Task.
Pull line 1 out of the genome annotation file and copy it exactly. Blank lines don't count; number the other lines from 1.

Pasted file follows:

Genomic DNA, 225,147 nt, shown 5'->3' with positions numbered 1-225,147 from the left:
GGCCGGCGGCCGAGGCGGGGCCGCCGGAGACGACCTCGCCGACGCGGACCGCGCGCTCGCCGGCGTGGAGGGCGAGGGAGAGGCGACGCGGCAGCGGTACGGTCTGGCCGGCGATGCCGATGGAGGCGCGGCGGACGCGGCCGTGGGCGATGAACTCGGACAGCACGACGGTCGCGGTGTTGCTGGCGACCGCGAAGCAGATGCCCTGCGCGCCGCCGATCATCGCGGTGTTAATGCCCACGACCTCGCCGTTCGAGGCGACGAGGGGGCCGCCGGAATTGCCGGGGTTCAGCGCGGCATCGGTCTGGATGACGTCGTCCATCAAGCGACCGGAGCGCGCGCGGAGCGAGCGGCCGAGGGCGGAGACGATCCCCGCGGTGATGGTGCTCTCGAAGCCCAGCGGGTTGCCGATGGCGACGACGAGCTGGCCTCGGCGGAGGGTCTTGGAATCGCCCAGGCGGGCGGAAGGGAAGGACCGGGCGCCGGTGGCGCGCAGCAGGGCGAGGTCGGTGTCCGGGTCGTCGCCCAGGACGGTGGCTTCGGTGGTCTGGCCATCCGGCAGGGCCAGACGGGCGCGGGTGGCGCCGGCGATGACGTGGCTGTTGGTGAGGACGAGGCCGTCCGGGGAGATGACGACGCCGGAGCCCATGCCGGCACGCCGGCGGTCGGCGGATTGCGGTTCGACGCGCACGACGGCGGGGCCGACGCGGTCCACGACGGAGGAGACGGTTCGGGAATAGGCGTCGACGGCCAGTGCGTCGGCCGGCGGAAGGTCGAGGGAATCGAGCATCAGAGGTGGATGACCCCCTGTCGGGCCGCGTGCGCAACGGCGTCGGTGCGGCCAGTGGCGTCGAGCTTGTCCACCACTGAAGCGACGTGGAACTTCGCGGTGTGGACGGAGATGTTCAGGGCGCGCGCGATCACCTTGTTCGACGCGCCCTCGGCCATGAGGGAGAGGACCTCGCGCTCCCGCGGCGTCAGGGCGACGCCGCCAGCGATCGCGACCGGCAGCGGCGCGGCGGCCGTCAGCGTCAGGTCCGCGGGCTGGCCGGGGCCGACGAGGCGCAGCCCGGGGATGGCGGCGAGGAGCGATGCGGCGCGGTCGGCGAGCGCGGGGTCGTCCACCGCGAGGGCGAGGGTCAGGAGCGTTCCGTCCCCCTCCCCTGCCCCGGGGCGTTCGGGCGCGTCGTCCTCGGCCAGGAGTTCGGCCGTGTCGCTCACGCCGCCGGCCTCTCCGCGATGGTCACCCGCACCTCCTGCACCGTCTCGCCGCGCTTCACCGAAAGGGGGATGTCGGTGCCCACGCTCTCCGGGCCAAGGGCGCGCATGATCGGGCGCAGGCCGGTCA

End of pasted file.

Genomic DNA, 225,147 nt, shown 5'->3' with positions numbered 1-225,147 from the left: